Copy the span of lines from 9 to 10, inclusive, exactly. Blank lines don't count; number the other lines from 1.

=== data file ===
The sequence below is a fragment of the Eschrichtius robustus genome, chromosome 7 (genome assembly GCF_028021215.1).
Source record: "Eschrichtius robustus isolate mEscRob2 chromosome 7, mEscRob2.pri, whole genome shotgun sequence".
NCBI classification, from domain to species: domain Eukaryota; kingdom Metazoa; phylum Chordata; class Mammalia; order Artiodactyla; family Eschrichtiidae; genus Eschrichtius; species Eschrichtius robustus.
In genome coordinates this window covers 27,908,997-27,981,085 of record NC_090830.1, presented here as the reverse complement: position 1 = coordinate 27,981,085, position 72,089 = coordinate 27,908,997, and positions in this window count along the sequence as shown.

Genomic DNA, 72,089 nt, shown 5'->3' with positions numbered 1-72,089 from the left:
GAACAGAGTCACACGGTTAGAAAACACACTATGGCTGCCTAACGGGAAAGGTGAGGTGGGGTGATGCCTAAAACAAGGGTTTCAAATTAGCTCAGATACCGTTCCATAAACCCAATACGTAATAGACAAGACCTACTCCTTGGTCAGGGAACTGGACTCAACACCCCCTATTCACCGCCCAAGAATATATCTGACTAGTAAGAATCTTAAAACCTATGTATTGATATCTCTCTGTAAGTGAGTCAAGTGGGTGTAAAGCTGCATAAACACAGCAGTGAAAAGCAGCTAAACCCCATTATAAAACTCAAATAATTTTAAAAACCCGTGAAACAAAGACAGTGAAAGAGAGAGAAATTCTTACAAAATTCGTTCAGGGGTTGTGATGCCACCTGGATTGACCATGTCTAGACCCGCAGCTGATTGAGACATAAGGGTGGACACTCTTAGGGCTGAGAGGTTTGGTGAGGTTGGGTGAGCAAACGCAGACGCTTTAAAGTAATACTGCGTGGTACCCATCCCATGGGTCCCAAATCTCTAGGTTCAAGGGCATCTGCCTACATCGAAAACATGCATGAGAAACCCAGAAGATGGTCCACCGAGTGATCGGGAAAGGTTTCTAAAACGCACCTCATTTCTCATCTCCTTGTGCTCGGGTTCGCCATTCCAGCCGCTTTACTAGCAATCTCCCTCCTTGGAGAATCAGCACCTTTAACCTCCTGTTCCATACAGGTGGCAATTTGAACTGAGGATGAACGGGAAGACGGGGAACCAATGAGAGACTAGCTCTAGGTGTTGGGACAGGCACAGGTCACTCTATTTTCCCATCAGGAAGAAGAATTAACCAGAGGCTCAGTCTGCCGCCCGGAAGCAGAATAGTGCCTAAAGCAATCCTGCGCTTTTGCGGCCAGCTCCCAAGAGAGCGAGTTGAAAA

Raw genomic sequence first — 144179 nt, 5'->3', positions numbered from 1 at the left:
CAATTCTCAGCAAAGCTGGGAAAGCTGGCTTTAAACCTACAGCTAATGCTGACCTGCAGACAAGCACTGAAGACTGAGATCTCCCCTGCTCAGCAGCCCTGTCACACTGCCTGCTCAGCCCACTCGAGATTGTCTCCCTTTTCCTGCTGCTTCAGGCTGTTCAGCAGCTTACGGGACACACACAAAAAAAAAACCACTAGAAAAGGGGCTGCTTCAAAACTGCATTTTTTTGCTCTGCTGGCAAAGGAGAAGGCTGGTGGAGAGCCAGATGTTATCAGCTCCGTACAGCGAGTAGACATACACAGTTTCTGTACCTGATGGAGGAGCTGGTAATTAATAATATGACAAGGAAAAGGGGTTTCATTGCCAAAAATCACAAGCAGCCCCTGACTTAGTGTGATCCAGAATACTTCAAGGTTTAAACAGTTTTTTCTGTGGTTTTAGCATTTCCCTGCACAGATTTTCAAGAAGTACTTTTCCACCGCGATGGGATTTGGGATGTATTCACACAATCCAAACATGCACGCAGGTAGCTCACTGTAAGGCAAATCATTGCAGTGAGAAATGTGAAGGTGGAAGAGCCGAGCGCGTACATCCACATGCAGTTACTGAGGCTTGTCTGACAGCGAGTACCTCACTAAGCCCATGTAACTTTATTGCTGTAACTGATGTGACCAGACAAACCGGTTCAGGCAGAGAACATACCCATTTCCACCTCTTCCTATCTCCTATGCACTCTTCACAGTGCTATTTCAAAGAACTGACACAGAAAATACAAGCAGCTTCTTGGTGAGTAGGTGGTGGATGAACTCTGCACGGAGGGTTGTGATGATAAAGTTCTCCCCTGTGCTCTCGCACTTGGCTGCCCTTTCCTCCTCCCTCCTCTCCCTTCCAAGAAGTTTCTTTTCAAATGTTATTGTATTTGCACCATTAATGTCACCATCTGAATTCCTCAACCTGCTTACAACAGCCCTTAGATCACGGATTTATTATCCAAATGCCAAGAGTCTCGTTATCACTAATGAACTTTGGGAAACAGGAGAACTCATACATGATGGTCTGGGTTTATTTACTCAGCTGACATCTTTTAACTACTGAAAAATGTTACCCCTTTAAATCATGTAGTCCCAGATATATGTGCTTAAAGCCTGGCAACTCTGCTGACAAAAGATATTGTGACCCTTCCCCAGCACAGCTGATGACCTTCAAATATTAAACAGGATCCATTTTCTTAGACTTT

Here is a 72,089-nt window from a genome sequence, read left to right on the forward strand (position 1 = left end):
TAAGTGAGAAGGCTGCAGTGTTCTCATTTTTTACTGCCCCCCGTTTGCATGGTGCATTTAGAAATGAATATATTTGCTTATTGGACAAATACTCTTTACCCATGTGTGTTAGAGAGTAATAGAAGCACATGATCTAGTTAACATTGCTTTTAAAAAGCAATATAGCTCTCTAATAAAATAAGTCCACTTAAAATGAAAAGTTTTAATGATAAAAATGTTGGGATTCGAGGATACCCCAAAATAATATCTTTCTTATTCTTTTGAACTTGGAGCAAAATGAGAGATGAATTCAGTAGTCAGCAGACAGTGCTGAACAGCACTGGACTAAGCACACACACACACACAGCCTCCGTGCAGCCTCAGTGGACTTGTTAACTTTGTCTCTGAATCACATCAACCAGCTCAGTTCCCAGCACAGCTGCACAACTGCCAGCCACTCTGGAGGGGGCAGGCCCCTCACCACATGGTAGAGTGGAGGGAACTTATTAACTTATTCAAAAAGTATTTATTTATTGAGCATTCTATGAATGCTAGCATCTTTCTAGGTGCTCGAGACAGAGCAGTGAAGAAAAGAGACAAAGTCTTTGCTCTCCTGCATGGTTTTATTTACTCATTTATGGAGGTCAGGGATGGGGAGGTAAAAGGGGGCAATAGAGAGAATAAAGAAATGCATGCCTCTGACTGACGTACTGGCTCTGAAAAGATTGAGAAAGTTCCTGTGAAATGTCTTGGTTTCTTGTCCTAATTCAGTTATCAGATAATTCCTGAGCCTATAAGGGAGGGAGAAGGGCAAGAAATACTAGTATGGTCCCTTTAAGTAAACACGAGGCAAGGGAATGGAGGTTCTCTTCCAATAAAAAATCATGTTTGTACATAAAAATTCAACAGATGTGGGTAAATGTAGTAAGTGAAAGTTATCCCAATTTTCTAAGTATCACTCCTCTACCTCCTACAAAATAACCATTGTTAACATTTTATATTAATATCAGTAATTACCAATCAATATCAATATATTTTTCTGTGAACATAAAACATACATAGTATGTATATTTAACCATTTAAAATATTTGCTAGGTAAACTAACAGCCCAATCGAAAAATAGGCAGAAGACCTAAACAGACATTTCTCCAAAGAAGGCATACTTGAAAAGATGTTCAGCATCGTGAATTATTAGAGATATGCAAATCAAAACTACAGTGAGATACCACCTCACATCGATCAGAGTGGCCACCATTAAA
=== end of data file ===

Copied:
Here is a 72,089-nt window from a genome sequence, read left to right on the forward strand (position 1 = left end):
TAAGTGAGAAGGCTGCAGTGTTCTCATTTTTTACTGCCCCCCGTTTGCATGGTGCATTTAGAAATGAATATATTTGCTTATTGGACAAATACTCTTTACCCATGTGTGTTAGAGAGTAATAGAAGCACATGATCTAGTTAACATTGCTTTTAAAAAGCAATATAGCTCTCTAATAAAATAAGTCCACTTAAAATGAAAAGTTTTAATGATAAAAATGTTGGGATTCGAGGATACCCCAAAATAATATCTTTCTTATTCTTTTGAACTTGGAGCAAAATGAGAGATGAATTCAGTAGTCAGCAGACAGTGCTGAACAGCACTGGACTAAGCACACACACACACACAGCCTCCGTGCAGCCTCAGTGGACTTGTTAACTTTGTCTCTGAATCACATCAACCAGCTCAGTTCCCAGCACAGCTGCACAACTGCCAGCCACTCTGGAGGGGGCAGGCCCCTCACCACATGGTAGAGTGGAGGGAACTTATTAACTTATTCAAAAAGTATTTATTTATTGAGCATTCTATGAATGCTAGCATCTTTCTAGGTGCTCGAGACAGAGCAGTGAAGAAAAGAGACAAAGTCTTTGCTCTCCTGCATGGTTTTATTTACTCATTTATGGAGGTCAGGGATGGGGAGGTAAAAGGGGGCAATAGAGAGAATAAAGAAATGCATGCCTCTGACTGACGTACTGGCTCTGAAAAGATTGAGAAAGTTCCTGTGAAATGTCTTGGTTTCTTGTCCTAATTCAGTTATCAGATAATTCCTGAGCCTATAAGGGAGGGAGAAGGGCAAGAAATACTAGTATGGTCCCTTTAAGTAAACACGAGGCAAGGGAATGGAGGTTCTCTTCCAATAAAAAATCATGTTTGTACATAAAAATTCAACAGATGTGGGTAAATGTAGTAAGTGAAAGTTATCCCAATTTTCTAAGTATCACTCCTCTACCTCCTACAAAATAACCATTGTTAACATTTTATATTAATATCAGTAATTACCAATCAATATCAATATATTTTTCTGTGAACATAAAACATACATAGTATGTATATTTAACCATTTAAAATATTTGCTAGGTAAACTAACAGCCCAATCGAAAAATAGGCAGAAGACCTAAACAGACATTTCTCCAAAGAAGGCATACTTGAAAAGATGTTCAGCATCGTGAATTATTAGAGATATGCAAATCAAAACTACAGTGAGATACCACCTCACATCGATCAGAGTGGCCACCATTAAA